Posted in: Comics, DC Comics | Tagged: black adam, Captain Marvel. DC Comics, shazam
Comics Creators That Black Adam Credited – And Those They Missed Out
After looking at Paul Levitz's reactions to his own credit on the Black Adam movie – and the missing credit for the creator who resurrected and popularised Black Adam for DC Comics, E. Nelson Bridwell, I talked to a couple of folk, John Wells and Mike Tiefenbacher, about who got credited, why and why was missed out. John Wells posted the list they put together, for what the credits were for, which he has allowed Bleeding Cool to republish.
- Superman was created by Jerry Siegel and Joe Shuster, debuting in ACTION COMICS #1 (1939).
- Gardner Fox and Dennis Neville created Hawkman (Carter Hall) for FLASH COMICS #1 (1939).
- Bill Parker and C.C. Beck created Captain Marvel for WHIZ COMICS #2 (1939), the first in a family of marvels empowered by the wizard Shazam.
Gardner Fox and Howard Sherman introduced Doctor Fate (Kent Nelson) in MORE FUN COMICS #55 (1940).
- Bill O'Conner and Bernard "Ben" Flinton created the Atom (Al Pratt) for ALL-AMERICAN COMICS #19 (1940). In the 1980s, Roy Thomas established Pratt as the godfather of Terri Kurtzberger Rothstein and "Uncle Al" to her son Albert (a.k.a. Nuklon/Atom Smasher).
- Sheldon Mayer created the Red Tornado, the alter ego of housewife Abigail Mathilda Hunkel, in ALL-AMERICAN #20 (1940). Geoff Johns later revealed that "Ma" Hunkel was the grandmother of Maxine Hunkel (a.k.a. Cyclone).
- Otto Binder and Al Carreno created Sabbac (Timothy Carnes) for CAPTAIN MARVEL. JR. #4 and 6 (1943). A variation on Captain Marvel nemesis Ibac, Carnes was empowered by Satan, Any, Belial, Beezlebub, Asmodeus, and Craeteis. In WORLD'S FINEST #269 (1981), E. Nelson Bridwell and Don Newton revived Sabbac. Judd Winick and Tom Raney brought Sabbac back in OUTSIDERS #7 in 2004, establishing a new host (Ishmael Gregor) in issue #8 and new visuals that Geoff Johns and Gary Frank retained in the New 52 Shazam reboot (2012-2013) and which were used in the movie. In the film, Carreno, Bridwell, and Newton were left off the "special thanks" list.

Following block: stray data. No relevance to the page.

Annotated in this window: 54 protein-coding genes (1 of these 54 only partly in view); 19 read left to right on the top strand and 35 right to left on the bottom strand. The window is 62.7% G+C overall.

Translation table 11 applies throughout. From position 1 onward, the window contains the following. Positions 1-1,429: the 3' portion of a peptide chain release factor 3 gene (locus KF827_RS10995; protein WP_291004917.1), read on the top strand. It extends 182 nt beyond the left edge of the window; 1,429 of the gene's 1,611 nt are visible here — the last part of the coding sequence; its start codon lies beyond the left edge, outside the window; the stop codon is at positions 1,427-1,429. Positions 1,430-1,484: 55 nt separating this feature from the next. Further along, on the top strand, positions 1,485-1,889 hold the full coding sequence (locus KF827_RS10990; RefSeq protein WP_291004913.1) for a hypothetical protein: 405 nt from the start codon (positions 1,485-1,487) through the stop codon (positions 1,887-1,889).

- Otto Binder and C.C. Beck created Black Adam, the first man empowered by the wizard Shazam, for MARVEL FAMILY #1 (1945). Adam died at the end of the story, but E. Nelson Bridwell used a preexisting device from the series to resurrect the character in SHAZAM! #28 (1976). Realizing that the classic Marvel Family pantheon didn't work for a 5000-year-old villain, Bridwell worked up a new sextet of Egyptian gods (Shu, Hersef, Amon, Zehuti, Anpu, Menthu) for Black Adam that was used in the movie. SHAZAM! #28's artist Kurt Schaffenberger received a "special thanks" but Bridwell, as noted, did not.
- The Binder/Beck origin in MARVEL FAMILY #1 also introduced the Rock of Eternity, whose destruction in LEGION OF SUPER-HEROES #110 (1998) left enchanted shards of Eternium in its wake. Although Eternium was prominent in the movie, LSH creators Tom McCraw, Tom Peyer, and Scott Kolins were not thanked in the credits.
- Bob Haney and Ramona Fradon introduced the ancient Ahk-Ton in hieroglyphics in Metamorpho's origin (THE BRAVE AND THE BOLD #57: 1964).
- Mike W. Barr and Jim Aparo later featured Ahk-Ton as a villain in a time -travel story in BATMAN AND THE OUTSIDERS #17-18 (1984).
- Jack Kirby created Intergang for his Fourth World books in 1970, starting with JIMMY OLSEN #133.
- Roy Thomas, Jerry Ordway, and Mike Machlan introduced Nuklon (Al Rothstein) in ALL-STAR SQUADRON #25 (1986). Thomas (with Tom Mandrake) later introduced a new version of Black Adam in SHAZAM!: THE NEW BEGINNING #1-4 (1987) while Jerry Ordway included Black Adam in his own Captain Marvel origin retelling in the POWER OF SHAZAM graphic novel (1994) that led into his POS ongoing series (1995-1999).
- John Ostrander, Len Wein, and John Byrne introduced Amanda Waller in LEGENDS #1 (1986).
- Keith Giffen, J.M. DeMatteis, and Kevin Maguire included Kent Nelson's Dr. Fate in 1987's JUSTICE LEAGUE #1-7. I suspect that someone was unaware that Marty Pasko and Walt Simonson introduced the concept of Nabu taking over Kent's body as Fate back in 1975's FIRST ISSUE SPECIAL #9. (Peter Svensson notes that Giffen, DeMatteis, and Maguire might also have been credited for creating Bialya in JL #2-3. Although not referenced in the final version of the movie, Bialya was prominent in the Kahndaq story in the 52 series.)